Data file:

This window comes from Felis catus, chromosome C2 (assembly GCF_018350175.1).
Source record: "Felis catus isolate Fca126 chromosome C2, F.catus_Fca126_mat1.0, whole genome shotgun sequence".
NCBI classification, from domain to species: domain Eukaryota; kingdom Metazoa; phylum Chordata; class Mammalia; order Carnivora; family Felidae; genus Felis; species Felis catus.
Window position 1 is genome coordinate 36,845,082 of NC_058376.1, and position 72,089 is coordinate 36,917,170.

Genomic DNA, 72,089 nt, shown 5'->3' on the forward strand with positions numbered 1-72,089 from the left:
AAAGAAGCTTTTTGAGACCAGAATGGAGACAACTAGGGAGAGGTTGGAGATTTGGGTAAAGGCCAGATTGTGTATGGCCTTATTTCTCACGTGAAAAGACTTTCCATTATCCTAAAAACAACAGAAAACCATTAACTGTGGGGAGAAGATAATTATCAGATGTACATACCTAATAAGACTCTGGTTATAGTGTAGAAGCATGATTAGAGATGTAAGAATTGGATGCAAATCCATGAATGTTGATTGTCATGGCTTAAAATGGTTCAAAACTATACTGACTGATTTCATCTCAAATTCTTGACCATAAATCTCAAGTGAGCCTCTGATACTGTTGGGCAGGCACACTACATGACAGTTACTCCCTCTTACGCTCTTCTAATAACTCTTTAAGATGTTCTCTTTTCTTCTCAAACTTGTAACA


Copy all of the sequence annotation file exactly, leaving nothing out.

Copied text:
This window comes from Felis catus, chromosome C2 (assembly GCF_018350175.1).
Source record: "Felis catus isolate Fca126 chromosome C2, F.catus_Fca126_mat1.0, whole genome shotgun sequence".
NCBI classification, from domain to species: domain Eukaryota; kingdom Metazoa; phylum Chordata; class Mammalia; order Carnivora; family Felidae; genus Felis; species Felis catus.
Window position 1 is genome coordinate 36,845,082 of NC_058376.1, and position 72,089 is coordinate 36,917,170.

Genomic DNA, 72,089 nt, shown 5'->3' on the forward strand with positions numbered 1-72,089 from the left:
AAAGAAGCTTTTTGAGACCAGAATGGAGACAACTAGGGAGAGGTTGGAGATTTGGGTAAAGGCCAGATTGTGTATGGCCTTATTTCTCACGTGAAAAGACTTTCCATTATCCTAAAAACAACAGAAAACCATTAACTGTGGGGAGAAGATAATTATCAGATGTACATACCTAATAAGACTCTGGTTATAGTGTAGAAGCATGATTAGAGATGTAAGAATTGGATGCAAATCCATGAATGTTGATTGTCATGGCTTAAAATGGTTCAAAACTATACTGACTGATTTCATCTCAAATTCTTGACCATAAATCTCAAGTGAGCCTCTGATACTGTTGGGCAGGCACACTACATGACAGTTACTCCCTCTTACGCTCTTCTAATAACTCTTTAAGATGTTCTCTTTTCTTCTCAAACTTGTAACA